Presidential candidate Michael Bloomberg’s wealth couldn’t buy him a great debate Wednesday night.
This week on The Big Story, the team looks at how his money has affected the paid media space. As our own James Hercher points out: “The ROI only shows up when people turn out to vote.” And, despite vaulting into second place thanks to his unstoppable ad spending, Bloomberg, unprotected from the warm embrace of paid media on Wednesday, showed massive vulnerabilities.
Up to this point, though, Bloomberg has certainly disrupted all of the Democratic candidates by dropping pallets of cash into the electoral field. But there’s a little more to that narrative. Bloomberg’s money actually gives the campaign leeway to experiment and to innovate – at least within the context of political campaigns, which tend to be more conservative strategically.
The Bloomberg campaign has also been able to buy staffers and employees who might ordinarily not support him. While the Bernie Sanders campaign is staffed with true believers, Bloomberg’s has a lot of people attracted to the big payout.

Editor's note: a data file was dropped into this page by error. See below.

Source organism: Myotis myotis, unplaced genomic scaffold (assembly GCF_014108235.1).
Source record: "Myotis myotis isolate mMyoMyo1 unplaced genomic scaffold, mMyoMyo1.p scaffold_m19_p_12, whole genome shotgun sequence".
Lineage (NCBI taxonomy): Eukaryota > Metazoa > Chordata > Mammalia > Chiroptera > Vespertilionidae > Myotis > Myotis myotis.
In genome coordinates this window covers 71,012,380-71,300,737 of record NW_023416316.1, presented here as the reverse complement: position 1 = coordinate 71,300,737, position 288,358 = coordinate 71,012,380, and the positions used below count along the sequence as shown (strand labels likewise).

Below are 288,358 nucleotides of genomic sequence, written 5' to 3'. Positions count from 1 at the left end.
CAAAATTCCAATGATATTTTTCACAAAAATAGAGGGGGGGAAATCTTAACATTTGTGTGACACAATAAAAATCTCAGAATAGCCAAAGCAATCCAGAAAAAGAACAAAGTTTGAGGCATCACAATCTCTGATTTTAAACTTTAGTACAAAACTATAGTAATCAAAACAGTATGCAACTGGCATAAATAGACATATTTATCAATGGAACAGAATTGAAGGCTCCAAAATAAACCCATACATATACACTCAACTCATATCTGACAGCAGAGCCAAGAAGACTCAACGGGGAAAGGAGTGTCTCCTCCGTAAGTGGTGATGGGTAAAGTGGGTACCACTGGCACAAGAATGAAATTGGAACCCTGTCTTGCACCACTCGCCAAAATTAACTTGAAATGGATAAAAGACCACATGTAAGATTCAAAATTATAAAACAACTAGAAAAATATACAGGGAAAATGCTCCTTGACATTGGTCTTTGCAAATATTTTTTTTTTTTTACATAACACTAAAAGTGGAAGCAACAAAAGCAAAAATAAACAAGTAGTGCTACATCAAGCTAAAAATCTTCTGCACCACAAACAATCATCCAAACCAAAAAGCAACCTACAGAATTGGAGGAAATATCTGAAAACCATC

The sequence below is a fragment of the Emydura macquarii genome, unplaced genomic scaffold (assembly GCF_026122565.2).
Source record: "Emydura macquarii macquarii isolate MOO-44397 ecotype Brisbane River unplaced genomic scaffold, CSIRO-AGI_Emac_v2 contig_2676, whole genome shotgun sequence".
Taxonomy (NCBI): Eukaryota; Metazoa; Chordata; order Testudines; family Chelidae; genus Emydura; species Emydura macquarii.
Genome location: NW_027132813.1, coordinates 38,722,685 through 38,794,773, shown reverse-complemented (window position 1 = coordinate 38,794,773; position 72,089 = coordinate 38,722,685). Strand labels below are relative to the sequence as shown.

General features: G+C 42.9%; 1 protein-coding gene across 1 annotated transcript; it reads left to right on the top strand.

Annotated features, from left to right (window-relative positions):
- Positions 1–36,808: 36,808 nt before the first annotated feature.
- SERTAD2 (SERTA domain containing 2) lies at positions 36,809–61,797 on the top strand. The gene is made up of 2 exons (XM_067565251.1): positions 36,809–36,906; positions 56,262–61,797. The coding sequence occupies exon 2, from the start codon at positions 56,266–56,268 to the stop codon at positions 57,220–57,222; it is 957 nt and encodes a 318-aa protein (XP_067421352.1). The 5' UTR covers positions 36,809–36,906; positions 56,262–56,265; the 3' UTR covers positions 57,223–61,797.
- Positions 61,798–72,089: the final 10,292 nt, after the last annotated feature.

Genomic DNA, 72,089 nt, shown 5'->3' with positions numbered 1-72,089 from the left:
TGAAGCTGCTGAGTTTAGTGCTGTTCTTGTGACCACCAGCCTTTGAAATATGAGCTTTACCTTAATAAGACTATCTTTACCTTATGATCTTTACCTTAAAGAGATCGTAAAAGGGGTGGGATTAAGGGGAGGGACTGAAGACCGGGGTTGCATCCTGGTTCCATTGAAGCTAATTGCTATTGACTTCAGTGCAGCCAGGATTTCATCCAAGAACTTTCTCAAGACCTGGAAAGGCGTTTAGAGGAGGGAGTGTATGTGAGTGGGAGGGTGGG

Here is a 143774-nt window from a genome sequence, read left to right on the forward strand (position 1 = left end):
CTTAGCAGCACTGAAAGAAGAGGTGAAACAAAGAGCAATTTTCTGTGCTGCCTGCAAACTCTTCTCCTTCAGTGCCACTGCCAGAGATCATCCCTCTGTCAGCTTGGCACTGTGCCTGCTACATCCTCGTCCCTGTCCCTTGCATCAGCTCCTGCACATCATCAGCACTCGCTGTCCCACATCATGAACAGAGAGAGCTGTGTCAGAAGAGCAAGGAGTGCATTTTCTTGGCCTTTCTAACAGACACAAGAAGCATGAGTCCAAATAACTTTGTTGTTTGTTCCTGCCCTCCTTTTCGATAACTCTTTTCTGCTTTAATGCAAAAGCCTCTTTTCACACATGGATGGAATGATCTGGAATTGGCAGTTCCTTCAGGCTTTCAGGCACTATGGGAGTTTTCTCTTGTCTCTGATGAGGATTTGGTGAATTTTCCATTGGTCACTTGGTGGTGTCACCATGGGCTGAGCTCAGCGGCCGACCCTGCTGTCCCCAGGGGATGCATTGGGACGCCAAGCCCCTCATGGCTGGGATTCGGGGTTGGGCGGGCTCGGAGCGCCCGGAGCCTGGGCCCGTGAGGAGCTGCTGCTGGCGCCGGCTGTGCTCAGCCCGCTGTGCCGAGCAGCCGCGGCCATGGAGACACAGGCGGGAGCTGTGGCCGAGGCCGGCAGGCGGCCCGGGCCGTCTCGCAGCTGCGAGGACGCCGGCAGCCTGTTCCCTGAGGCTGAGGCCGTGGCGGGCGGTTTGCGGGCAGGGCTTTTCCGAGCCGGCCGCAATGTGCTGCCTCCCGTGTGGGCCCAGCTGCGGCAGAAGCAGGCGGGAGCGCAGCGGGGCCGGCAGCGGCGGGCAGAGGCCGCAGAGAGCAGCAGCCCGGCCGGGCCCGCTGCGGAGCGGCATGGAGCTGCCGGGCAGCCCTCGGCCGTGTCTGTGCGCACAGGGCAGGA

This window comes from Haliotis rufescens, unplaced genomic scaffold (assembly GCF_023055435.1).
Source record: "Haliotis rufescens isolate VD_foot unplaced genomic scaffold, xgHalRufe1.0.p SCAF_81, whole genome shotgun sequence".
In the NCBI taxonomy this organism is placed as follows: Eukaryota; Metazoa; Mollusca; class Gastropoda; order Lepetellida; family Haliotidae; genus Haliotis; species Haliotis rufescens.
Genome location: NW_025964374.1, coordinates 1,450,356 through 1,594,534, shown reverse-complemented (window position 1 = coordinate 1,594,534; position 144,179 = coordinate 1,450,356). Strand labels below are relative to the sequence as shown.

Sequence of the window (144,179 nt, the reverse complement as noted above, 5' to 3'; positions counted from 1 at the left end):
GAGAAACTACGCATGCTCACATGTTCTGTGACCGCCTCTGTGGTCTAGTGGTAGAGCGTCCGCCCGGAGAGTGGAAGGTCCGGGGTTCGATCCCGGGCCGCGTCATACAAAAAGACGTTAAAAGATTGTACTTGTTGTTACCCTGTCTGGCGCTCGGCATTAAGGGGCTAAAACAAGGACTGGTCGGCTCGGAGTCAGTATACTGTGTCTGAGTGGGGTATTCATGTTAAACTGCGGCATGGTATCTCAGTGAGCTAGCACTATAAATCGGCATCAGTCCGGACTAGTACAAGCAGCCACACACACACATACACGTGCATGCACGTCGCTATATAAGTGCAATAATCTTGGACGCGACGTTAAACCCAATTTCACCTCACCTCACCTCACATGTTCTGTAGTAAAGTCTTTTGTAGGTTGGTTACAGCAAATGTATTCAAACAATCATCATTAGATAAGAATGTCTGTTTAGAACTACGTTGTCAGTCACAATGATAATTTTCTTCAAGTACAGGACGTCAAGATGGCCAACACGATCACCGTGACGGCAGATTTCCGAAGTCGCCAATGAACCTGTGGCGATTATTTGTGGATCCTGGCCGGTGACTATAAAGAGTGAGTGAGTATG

Moving away – far away – from politics, the team looks at retailers and tech companies without legacy media selling roots getting into media sales. Roku, for example, has high hopes for its paid media business in 2020, and TV manufacturer Vizio, despite being a late mover, is angling to capture some of that thunder for itself.
Meanwhile, Target, Walmart and Kroger are at different stages of selling ad inventory on their respective sites. We’ll compare the challenges and opportunities these different brands and verticals face as they enter into a new, high-margin media world.